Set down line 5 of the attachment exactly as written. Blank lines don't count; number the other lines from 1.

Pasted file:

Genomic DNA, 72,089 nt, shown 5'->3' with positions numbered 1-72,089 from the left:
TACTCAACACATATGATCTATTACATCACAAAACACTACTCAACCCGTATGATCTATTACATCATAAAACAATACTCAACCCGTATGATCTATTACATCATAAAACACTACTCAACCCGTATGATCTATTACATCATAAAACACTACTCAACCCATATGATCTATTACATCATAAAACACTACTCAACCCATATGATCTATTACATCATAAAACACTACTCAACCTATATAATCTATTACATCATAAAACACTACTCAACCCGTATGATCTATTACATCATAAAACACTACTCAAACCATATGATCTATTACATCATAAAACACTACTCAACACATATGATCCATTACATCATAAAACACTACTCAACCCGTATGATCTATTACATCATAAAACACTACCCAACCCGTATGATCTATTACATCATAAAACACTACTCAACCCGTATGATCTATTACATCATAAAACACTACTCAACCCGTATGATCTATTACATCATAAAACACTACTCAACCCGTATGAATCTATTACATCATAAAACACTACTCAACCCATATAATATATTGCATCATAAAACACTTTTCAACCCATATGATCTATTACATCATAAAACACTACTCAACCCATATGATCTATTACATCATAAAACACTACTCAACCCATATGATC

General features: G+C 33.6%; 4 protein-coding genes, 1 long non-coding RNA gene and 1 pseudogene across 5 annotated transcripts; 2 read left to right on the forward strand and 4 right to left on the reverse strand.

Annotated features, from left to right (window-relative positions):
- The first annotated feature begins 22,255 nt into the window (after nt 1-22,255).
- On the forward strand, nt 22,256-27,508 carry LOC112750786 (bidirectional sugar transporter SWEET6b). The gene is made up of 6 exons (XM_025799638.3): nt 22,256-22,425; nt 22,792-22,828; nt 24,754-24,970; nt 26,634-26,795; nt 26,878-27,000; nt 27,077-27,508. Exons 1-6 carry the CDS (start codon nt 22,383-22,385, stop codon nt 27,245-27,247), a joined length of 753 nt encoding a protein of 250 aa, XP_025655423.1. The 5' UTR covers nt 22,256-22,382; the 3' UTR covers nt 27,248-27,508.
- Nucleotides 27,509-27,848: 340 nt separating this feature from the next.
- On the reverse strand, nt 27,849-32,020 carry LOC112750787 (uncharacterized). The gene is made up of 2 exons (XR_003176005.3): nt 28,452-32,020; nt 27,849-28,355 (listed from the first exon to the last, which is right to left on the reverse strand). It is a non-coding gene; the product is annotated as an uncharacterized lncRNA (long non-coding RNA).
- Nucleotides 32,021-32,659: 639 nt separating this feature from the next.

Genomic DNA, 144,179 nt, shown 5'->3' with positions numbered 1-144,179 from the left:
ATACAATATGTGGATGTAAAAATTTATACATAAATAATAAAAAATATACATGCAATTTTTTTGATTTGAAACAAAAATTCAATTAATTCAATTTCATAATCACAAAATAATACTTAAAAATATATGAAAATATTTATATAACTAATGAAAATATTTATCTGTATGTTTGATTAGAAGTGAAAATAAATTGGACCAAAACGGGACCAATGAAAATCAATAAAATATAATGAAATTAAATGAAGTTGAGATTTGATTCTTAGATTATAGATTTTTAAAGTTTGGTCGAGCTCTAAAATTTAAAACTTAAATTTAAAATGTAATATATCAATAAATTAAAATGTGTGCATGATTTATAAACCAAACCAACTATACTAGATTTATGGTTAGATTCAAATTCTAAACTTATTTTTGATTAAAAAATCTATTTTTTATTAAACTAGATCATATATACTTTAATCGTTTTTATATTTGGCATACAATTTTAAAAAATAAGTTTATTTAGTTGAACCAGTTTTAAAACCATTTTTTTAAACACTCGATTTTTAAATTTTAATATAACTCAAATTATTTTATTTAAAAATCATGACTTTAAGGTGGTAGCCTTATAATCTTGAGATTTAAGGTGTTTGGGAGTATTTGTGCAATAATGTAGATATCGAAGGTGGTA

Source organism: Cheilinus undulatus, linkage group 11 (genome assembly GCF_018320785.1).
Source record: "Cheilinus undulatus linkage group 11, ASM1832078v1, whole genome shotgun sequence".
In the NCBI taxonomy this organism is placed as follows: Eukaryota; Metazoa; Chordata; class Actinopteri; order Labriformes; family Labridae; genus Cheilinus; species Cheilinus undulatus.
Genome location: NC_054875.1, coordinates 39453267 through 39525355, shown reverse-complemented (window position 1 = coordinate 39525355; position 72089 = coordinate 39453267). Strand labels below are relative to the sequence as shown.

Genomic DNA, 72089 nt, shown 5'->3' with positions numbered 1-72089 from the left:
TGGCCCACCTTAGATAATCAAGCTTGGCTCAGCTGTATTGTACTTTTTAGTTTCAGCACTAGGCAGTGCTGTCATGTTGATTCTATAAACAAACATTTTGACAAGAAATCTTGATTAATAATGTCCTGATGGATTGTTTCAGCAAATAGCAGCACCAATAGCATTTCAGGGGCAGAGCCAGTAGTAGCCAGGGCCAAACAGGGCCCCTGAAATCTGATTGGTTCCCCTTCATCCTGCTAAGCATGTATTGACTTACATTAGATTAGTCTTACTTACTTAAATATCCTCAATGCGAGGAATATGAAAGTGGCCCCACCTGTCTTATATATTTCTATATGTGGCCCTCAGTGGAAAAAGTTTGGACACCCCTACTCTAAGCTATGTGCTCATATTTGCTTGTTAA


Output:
- The first annotated feature begins 22,255 nt into the window (after nt 1-22,255).